This is a continuation of a series of posts that began with *Lorentz for space and time*.

The standard Lorentz transformation applies only if |*v*| < |*c*|. The complete transformation for all real values of *v* is presented here based on both the relative space, absolute time (R-A) Galilei transformation as well as the complementary absolute space, relative time (A-R) Galilei transformation. The absolute is associated with one dimension and the relative with three dimensions but there is no necessary connection.

__R-A Lorentz transformation__

Consider the relative space and absolute time Galilei transformation and include a factor, *γ*, in the transformation equation for the positive direction of one axis:

*r′* = *γ* (*r* − *vt*) and *t′* = *γ* (*t* – *rv/c²*)

where *r* is one spatial coordinate (the others are unchanged) and *t* is the temporal coordinate. The inverse R-A transformations are then:

*r* = *γ* (*r′* + *vt′*) and *t* = *γ* (*t′* + *r′v/c²*).

The trajectory of a reference particle or probe vehicle that travels at the standard speed in the positive direction of the *x axis follows the equations:*

*r* = *ct* and *r′* = *ct′*.

Combined with the Galilei transformation for space this leads to

*ct′* = *r′* = *γ* (*r* − *vt*) = *γr* (1 – *v/c*) = *γt* (*c* − *v*),

*ct* = *r* = *γ* (*r′* + *vt′*) = *γr′* (1 + *v/c*) = *γt′* (*c* + *v*).

Alternately, the Galilei transformation for time combined with the standard speed leads to

*r′* = *ct′* = *γ* (*ct* – *rv/c*) = *γr* (1 – *v/c*) = *γt* (*c – v*),

*r = ct = γ* (*ct′ + r′v/c*) = *γr′* (1 + *v/c*) = *γt′* (*c* + *v*).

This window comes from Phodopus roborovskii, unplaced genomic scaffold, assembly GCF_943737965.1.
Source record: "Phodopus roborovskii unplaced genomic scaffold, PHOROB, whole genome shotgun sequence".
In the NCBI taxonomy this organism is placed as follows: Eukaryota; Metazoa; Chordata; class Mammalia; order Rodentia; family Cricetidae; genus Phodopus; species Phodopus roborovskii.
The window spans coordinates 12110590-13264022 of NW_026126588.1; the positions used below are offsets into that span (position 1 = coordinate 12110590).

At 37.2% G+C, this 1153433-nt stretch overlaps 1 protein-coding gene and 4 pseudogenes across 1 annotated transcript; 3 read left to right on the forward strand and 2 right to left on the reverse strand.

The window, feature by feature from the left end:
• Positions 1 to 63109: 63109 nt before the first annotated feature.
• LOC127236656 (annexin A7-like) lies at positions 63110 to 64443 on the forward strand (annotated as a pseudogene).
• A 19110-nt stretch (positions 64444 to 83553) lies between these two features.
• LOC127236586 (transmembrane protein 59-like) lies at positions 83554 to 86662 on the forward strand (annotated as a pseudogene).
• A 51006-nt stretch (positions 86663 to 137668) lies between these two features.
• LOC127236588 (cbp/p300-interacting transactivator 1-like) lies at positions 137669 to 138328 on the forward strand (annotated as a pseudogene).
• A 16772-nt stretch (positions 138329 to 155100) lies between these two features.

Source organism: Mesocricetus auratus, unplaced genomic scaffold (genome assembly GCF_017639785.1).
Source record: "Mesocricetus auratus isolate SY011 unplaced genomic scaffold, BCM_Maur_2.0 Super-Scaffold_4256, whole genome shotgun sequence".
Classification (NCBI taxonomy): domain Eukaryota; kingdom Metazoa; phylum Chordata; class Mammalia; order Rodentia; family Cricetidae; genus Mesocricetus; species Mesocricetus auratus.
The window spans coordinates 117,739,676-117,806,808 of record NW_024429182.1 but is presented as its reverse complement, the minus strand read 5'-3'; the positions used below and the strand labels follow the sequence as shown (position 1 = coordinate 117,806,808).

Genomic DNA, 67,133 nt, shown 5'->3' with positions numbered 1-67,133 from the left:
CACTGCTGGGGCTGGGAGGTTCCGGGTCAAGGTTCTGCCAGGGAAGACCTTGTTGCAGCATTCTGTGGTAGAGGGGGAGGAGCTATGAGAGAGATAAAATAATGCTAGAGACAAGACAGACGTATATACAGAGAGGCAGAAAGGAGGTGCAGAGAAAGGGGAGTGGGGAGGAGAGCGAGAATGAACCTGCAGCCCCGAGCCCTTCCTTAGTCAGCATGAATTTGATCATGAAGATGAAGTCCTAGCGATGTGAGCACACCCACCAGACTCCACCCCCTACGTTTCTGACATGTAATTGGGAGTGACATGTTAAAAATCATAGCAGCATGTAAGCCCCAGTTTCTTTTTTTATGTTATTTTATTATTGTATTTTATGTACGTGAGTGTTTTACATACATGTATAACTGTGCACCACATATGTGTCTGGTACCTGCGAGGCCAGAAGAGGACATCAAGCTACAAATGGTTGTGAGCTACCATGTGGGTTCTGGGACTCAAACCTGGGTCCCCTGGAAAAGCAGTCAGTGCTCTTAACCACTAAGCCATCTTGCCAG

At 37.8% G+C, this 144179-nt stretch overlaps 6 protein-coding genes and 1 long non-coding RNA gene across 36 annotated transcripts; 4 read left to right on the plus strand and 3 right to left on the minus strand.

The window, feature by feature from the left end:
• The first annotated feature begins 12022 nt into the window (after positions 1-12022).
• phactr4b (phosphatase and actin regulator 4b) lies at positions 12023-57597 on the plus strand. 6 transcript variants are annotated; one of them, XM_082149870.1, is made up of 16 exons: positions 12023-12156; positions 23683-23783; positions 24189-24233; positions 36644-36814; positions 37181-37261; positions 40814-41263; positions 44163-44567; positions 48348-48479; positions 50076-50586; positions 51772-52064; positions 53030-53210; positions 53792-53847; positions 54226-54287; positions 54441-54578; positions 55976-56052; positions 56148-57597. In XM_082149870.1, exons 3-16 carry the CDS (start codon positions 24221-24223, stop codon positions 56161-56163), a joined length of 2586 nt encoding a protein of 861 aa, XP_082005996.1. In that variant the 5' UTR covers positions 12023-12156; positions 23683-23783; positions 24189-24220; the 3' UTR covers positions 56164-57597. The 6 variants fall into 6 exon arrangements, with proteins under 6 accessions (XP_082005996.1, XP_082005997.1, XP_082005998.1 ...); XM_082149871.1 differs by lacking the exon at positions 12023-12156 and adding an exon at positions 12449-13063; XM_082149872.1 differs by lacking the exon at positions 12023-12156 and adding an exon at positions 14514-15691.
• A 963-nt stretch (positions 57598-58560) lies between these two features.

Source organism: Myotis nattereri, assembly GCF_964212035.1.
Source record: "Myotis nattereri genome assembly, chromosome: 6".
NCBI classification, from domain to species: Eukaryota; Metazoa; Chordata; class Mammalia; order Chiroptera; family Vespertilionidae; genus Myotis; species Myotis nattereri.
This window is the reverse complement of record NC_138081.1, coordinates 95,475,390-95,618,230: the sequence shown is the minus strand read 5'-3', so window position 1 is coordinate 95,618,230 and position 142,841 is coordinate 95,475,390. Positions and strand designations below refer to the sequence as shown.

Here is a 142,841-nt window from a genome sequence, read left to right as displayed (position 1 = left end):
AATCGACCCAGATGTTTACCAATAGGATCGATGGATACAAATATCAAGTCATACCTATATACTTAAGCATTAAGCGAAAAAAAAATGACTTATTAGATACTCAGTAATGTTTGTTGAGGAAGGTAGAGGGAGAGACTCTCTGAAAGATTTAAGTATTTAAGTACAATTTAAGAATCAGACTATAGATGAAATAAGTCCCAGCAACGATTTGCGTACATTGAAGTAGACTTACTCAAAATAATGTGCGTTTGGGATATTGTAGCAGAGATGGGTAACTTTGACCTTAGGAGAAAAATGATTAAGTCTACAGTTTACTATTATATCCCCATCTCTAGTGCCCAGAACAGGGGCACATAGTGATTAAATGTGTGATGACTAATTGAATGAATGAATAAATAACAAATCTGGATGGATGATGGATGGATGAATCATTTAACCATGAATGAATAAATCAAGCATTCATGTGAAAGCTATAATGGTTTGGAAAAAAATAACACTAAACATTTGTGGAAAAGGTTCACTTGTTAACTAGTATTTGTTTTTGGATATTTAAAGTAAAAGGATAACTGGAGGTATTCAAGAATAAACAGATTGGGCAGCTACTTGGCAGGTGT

Multiplying these pairs together for space and dividing out *rr′* yields:

1 = *γ*^{2} (1 – *v*^{2}/*c*^{2}).

Or multiplying these pairs together for space and dividing out *tt′* yields:

*c*^{2} = *γ*^{2} (*c*^{2} – *v*^{2}).

Multiplying these pairs together for time and dividing out *rr′* leads to:

*γ*^{2} (1 – *v*^{2}/*c*^{2}) = 1.

Or multiplying these pairs together for time and dividing out *tt*′ leads to:

*c*^{2} = *γ*^{2} (*c*^{2} – *v*^{2}).

Whichever way is done yields

*γ* = (1 – *v*^{2}/*c*^{2})^{–1/2},

which is the standard Lorentz transformation and applies only if |v| < |c|.

__A-R Lorentz transformation__

Consider the absolute space and relative time Galilei transformation and include a factor, *γ*, in the transformation equation for the positive direction of one axis:

*r′* = *γ* (*r* − *c*^{2} *t/v*) and *t′* = *γ* (*t* − *r/v*).

where *r* is the spatial coordinate and *t* is one temporal coordinate (the others are unchanged). The inverse A-R transformations are then:

*r* = *γ* (*r′* + *c*^{2} *t′/v*) and *t* = *γ* (*t′ + r′/v*).

Again the standard speed is

*r = ct* and *r′ = ct′*.

Combine these together to get for space

*ct′ = r′* = *γ* (*r* − *c*^{2} *t/v*) = *γr* (1 − c/v) = *γt* (*c* − *c*^{2}/*v*),

*ct = r* = *γ* (*r′* + *c*^{2} *t′/v*) = *γr′* (1 + *c/v*) = *γt′* (*c* + *c*^{2}/*v*).

and for time

*r′/c = t′* = *γ* (*t − r/v*) = *γr* (1/*c* − 1/*v*) = *γt* (1 − *c/v*),

*r/c = t* = *γ* (*t′ + r′/v*) = *γr′* (1/*c* + 1/*v*) = *γt′* (1 + *c/v*).

Multiplying these pairs together for space and dividing out *rr′** yields:*

1 = *γ*^{2} (1 – *c*^{2}/*v*^{2}).

Or multiplying these pairs together for space and dividing out *tt*′ leads to:

*c*^{2} = *γ*^{2} (*c*^{2} – *c*^{4}/*v*^{2}).

Multiplying these pairs together for time and dividing out *rr′* yields:

1/*c*^{2} = *γ*^{2} (1/*c*^{2} – 1/*v*^{2}).

Or multiplying these pairs together for time and dividing out *tt*′ leads to:

1 = *γ*^{2} (1 – *c*^{2}/v^{2}).

Whichever is done, this yields

*γ* = (1 − *c*^{2}/*v*^{2})^{–1/2},

which is the complementary Lorentz transformation that applies only if |*v*| > |*c*|.

__Complete Lorentz transformation__

The complete Lorentz transformation is then

*r′* = *γ* (*r − vt*), *t′* = *γ* (*t – rv/c²*), and *γ* = (1 – *v*^{2}/*c*^{2})^{–1/2},

which applies only if |*v*| < |*c*|, and

*r′* = *γ* (*r* − *c*^{2} *t/v*), *t′* = *γ* (*t − r/v*), and *γ* = (1 − *c*^{2}/*v*^{2})^{–1/2},

which applies only if |*v*| > |*c*|. If |*v*| = |*c*|, then *r′ = r* and *t′ = t*.